Subscribers who join the NPS after reaching the age of 60 but before attaining superannuation or retirement can exit the scheme upon reaching the age of 60. Upon exit, they must utilize a minimum of 40% of their corpus to purchase an annuity from approved annuity service providers, which will then provide a monthly pension. The remaining balance, constituting 60% of the corpus, can be withdrawn as a lump sum.

If an Individual Chooses for continuation of NPS Account

Subscribers can contribute to their NPS account beyond the age of 60 years or superannuation until they reach 75 years old. During this extended period, subscribers retain the flexibility to withdraw funds from their NPS account at any time. If a subscriber opts to continue contributing after turning 60, they are ineligible for deferment of withdrawal. This is because there is no necessity for deferment, given that the subscriber can exit the NPS at any point during the extended period by exercising the option to do so.

If an Individual Chooses for deferment of withdrawal

Subscriber can defer withdrawal and stay invested in NPS up to 75 years of age. Subscriber has the following options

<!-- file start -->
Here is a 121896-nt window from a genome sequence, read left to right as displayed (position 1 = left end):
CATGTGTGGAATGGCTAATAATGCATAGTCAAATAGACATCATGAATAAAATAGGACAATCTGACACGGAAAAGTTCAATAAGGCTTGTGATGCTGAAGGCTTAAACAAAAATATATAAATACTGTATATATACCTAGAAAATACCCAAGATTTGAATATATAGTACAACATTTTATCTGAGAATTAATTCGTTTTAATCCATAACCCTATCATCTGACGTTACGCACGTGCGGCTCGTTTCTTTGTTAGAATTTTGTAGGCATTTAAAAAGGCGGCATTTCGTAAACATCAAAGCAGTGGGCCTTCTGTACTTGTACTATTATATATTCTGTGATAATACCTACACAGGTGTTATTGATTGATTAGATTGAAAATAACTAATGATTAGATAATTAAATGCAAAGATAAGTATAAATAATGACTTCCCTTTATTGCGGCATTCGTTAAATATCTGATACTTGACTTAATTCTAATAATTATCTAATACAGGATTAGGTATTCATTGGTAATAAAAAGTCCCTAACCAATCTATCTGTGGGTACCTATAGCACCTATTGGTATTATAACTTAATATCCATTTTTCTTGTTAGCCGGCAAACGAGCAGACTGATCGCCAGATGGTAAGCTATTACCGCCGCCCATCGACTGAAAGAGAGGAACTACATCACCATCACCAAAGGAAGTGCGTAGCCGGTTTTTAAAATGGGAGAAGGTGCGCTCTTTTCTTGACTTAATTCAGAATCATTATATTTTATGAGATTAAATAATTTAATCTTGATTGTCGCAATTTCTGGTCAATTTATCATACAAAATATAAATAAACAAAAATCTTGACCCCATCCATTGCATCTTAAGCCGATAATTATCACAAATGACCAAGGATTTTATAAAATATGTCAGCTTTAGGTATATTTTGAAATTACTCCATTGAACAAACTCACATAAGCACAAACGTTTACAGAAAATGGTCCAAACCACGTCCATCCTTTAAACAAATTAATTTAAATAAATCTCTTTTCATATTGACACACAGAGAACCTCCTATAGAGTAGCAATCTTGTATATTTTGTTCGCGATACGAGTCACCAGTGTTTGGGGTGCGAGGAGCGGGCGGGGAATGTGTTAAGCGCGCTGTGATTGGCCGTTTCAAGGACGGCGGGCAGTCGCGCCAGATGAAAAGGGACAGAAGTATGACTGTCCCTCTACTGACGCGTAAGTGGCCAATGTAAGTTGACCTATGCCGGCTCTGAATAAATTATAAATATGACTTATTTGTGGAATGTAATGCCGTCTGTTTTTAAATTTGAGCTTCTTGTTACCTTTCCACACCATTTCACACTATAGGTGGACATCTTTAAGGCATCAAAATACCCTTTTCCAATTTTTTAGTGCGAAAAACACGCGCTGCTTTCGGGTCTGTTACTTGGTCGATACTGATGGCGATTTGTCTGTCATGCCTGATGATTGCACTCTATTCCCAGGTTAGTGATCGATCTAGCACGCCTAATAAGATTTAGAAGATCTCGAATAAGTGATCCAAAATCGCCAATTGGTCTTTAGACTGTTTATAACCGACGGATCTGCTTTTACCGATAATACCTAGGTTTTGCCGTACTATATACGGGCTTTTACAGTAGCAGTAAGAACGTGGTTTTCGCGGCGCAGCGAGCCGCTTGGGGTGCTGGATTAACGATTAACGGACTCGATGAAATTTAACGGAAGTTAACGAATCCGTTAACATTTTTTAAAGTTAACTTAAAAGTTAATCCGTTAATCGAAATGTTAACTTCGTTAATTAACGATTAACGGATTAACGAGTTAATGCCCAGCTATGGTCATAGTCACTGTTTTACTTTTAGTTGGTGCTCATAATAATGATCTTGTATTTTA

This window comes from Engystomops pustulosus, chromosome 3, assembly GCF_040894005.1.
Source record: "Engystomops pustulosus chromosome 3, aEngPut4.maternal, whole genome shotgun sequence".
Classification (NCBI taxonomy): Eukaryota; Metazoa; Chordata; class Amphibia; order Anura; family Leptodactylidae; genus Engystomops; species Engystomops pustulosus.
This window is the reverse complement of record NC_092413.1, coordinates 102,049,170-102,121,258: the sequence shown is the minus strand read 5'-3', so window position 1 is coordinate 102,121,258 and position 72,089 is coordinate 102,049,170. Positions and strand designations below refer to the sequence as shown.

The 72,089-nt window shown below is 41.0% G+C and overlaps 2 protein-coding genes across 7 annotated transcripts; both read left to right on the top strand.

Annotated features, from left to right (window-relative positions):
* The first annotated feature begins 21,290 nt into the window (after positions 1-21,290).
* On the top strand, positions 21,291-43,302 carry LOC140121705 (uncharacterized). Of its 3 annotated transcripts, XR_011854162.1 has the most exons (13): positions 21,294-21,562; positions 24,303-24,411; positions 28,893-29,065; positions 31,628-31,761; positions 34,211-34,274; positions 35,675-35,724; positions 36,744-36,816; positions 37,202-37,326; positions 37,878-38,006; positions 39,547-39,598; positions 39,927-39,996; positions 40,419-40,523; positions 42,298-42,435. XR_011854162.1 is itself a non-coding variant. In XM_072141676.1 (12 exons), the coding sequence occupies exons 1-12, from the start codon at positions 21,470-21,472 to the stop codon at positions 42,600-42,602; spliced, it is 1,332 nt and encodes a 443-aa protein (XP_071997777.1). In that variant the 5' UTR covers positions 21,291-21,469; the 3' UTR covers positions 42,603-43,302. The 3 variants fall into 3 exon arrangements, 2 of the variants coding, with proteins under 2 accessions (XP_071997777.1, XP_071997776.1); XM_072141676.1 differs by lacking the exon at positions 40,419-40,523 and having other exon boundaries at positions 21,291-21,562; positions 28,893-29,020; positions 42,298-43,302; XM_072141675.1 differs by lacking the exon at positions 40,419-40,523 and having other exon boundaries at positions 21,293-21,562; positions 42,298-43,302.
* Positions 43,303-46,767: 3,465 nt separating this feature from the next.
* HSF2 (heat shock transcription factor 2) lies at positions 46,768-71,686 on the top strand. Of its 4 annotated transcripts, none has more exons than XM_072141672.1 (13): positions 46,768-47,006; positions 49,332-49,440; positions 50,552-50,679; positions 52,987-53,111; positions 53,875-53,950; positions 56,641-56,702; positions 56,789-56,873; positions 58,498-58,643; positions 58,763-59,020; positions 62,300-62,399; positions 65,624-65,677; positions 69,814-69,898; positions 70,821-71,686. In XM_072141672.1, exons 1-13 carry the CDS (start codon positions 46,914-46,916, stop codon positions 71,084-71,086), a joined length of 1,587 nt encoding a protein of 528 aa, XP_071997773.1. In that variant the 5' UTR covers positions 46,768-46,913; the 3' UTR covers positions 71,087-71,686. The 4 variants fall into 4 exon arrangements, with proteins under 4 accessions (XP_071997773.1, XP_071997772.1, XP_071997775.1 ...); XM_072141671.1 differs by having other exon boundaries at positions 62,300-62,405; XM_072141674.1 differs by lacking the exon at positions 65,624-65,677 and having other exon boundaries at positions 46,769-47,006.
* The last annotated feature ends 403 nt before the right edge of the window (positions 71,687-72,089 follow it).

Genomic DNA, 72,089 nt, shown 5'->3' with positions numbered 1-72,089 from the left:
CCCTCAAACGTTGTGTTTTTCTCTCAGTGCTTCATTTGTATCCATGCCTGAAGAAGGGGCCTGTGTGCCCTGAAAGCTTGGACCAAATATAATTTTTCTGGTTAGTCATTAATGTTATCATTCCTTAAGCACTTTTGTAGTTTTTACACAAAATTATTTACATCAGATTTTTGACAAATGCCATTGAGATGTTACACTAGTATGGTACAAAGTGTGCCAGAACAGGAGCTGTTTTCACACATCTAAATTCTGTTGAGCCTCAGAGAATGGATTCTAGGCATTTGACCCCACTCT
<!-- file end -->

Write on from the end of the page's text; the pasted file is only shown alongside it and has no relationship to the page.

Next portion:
1. Defer Lumpsum withdrawal
  2. Defer only Annuity
  3. Defer both lumpsum & Annuity

If a subscriber chooses to defer, he/she will not be allowed to make contributions to their NPS account.

Exit and Withdrawal before retirement

If a subscriber resigns or exits from the NPS before reaching the age of 60 or before superannuation as stipulated in the employment terms, a minimum of 80% of the corpus must be used to purchase an annuity, while the remaining balance is disbursed to the subscriber as a lump sum.

If subscribers enroll in the NPS after turning 60, they have the choice to exit before three years have passed since joining. Should they decide to exit within this timeframe, they must allocate a minimum of 80% of the corpus towards purchasing an annuity, while the remaining corpus can be withdrawn as a lump sum.

In case the accumulated corpus at the time of exit is equal to or less than Rs. 5 lakhs, the subscriber will have the option to withdraw the entire corpus in lumpsum.

In case of unfortunate death of the subscriber, the entire accumulated corpus will be paid to the nominee of the subscriber as lumpsum; or nominee can purchase annuity, if they so desire

Maximize Savings with NPS: Explore Exclusive Tax Benefits

NPS Tier, I Account Tax Benefits

Tier I investments are eligible for NPS deductions or NPS tax saving benefits under Section 80 CCD (1), Section 80CCD (1B) and Section 80CCD (2) of the Income Tax Act, 1961.

Tax Benefits under Section 80C – The National Pension System (NPS) is among the investment options eligible for tax benefits under Section 80C. You can allocate your funds to NPS to avail of these benefits. The deduction limit for Section 80C is Rs. 1.5 lakhs. If desired, you can invest the entire amount in NPS and claim the applicable deduction.